MAHIKENG & BOTSWANA: The “Bechuana Mission” led by Revs Broadbent and Hodgson saw the advent of Methodism in these parts. Botswana was served from Mahikeng and only in 1969 became an autonomous Circuit with Rev Isaac Moeketsi as the first superintendent.
SWAZILAND: Following a request by King Sobuza for missionaries, the Revs Allison & Giddy together with two indigenous evangelists Job and Mparini arrived in the Shiselweni region in 1844.
SOME METHODIST MILESTONES IN RECENT HISTORY
1958 The Church declares that “it is the will of God for the Methodist Church that it should be one and undivided, trusting to the leading of God to bring this ideal to ultimate fruition, and that this be the general basis of our missionary policy.”
1964 The first Black President of Conference, Rev Seth Mokitimi, takes office.
1976 The first woman, Rev Constance Oosthuizen, is Ordained to the Ministry of Word and Sacraments.
1981 Obedience 81, we search our hearts for what the Lordship of Jesus Christ means. The assembly is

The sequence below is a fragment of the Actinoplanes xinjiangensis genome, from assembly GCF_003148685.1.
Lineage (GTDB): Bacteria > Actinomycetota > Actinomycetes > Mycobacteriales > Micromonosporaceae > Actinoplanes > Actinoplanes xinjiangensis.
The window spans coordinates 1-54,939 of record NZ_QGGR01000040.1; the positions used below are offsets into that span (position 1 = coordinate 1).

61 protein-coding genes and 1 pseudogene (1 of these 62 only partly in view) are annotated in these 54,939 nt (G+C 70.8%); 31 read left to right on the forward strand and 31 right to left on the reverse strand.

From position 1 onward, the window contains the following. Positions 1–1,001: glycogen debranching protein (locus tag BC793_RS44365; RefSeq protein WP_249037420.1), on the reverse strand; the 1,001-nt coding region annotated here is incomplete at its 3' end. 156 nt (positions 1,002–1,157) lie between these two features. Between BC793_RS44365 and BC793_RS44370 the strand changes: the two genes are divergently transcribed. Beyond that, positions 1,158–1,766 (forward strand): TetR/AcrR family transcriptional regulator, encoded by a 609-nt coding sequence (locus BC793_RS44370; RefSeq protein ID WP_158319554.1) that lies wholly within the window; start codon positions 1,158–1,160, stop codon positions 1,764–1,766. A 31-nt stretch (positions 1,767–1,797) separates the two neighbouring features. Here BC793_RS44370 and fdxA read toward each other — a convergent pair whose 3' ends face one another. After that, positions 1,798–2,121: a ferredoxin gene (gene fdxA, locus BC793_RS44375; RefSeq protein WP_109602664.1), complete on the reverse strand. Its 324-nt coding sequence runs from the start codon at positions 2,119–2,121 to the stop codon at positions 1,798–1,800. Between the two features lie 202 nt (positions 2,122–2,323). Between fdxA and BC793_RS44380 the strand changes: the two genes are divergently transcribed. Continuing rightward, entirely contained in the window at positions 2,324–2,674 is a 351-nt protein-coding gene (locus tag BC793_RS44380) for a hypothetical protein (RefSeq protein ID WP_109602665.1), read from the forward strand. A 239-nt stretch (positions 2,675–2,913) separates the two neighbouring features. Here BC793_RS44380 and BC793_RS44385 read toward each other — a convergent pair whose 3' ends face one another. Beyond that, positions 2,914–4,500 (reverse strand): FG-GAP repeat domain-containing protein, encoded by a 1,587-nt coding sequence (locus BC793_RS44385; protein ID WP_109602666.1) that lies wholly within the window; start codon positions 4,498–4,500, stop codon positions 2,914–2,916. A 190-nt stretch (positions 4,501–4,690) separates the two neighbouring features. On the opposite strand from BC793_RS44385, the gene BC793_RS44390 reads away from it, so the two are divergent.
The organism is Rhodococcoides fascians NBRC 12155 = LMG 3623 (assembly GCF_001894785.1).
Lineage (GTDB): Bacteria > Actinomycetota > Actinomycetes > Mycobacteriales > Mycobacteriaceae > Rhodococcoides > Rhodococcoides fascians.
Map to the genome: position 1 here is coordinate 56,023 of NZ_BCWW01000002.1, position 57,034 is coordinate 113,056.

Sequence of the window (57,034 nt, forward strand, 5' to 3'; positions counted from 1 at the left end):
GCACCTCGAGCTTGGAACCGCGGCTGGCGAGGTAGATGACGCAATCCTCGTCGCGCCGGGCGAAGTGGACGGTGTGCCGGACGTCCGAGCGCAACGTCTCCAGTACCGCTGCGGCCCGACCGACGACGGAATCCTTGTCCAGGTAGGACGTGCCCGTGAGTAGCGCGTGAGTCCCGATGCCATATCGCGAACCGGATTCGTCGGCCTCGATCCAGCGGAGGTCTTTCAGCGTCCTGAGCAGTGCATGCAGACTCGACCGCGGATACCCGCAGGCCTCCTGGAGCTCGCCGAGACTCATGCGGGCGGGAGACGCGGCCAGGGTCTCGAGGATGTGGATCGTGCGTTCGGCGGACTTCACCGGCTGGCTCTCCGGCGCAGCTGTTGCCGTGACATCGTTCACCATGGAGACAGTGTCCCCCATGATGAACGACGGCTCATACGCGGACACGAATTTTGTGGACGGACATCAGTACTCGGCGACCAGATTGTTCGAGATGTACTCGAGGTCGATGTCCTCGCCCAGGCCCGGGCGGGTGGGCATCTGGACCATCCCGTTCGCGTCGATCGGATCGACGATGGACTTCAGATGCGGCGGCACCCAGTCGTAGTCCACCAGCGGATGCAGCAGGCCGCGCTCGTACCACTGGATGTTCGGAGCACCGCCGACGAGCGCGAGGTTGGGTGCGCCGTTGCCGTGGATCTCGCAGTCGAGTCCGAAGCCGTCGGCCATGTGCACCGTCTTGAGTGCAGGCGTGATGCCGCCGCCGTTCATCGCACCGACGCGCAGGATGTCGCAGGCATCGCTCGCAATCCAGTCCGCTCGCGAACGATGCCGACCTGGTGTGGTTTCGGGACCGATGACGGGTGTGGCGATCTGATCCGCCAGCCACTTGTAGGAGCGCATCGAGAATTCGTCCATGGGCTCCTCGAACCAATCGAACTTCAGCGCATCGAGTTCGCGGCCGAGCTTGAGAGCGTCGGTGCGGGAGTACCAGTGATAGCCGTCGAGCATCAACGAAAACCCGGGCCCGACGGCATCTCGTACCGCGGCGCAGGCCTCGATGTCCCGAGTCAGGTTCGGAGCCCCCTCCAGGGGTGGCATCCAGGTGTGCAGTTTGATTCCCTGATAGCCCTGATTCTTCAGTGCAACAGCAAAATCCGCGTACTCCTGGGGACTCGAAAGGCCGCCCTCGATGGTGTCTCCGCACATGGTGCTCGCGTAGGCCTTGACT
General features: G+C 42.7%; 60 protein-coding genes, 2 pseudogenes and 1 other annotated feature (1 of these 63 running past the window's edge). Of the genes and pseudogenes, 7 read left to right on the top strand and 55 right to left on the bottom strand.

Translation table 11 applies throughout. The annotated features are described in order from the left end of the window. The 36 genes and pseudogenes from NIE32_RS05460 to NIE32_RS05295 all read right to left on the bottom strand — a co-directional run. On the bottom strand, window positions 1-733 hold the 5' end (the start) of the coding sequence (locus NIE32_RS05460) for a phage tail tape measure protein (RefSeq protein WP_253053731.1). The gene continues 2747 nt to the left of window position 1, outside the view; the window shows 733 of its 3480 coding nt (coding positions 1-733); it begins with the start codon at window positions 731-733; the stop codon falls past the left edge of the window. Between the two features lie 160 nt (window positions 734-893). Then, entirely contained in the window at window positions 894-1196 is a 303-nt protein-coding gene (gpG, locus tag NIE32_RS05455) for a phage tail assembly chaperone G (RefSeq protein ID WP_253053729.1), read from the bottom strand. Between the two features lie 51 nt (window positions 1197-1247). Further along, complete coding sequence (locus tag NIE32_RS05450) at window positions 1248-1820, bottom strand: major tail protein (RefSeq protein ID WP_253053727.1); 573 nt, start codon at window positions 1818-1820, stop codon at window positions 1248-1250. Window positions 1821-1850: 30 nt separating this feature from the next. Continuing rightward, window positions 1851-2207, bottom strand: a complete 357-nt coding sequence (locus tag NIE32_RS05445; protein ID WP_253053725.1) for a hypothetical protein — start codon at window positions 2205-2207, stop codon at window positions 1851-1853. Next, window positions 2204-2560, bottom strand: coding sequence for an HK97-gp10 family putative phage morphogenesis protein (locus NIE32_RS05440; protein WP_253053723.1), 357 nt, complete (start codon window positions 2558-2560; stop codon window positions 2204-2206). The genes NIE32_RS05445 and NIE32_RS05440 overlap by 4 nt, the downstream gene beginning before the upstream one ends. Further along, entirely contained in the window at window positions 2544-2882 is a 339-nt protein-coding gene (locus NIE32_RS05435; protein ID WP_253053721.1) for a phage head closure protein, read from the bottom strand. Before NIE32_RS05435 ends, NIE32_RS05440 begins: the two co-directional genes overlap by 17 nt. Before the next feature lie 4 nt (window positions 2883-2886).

brought to repentance for wounds inflicted on each other by our insensitivity, bitterness and fear.
1982 Rev Dr M Stanley Mogoba becomes the first Black Secretary of Conference.
1986 The powerful Malihambe (Let it Spread) Home Mission programme is born and begins to make a significant impact on Circuits in the Connexion.
1988 Conference appoints its first 3-year term Presiding Bishop, Rev Dr M Stanley Mogoba.
- The MCSA received back, members, Ministers and churches of the United Methodist Church the Transkei which had broken away ten years prior.
1993 The Journey to a New Land conference takes place as a Connexional Conversation which became the foundation of some new thinking and new structures in the Church.
- The Federal Theological Seminary which had formed Clergy for Churches in Southern Africa over many decades with great distinction, closes at the end of 1993.
1995 The Connexion appoints its first Lay President, Mr Zandile Jakavula.
2000 Rev Purity Malinga becomes Bishop of the Natal Coastal District, the first woman in the Methodist Church of Southern Africa to hold this office.
2005 The first Mission Congress takes place, leading to a Mission Charter
2008 The Seth Mokitimi Methodist Seminary is opened in Pietermaritzburg.
Bethelsklip – A brief History
On 16 April 1816, the Rev Barnabas and Mrs. Jane Shaw arrived in Cape Town from England. They later met Rev Schmelen of the London Missionary Society who told them of the need for missionaries in the interior. Believing their calling affirmed to go to this area, Jane Shaw exclaimed: “we will go with you, as the Lord is opening our way…”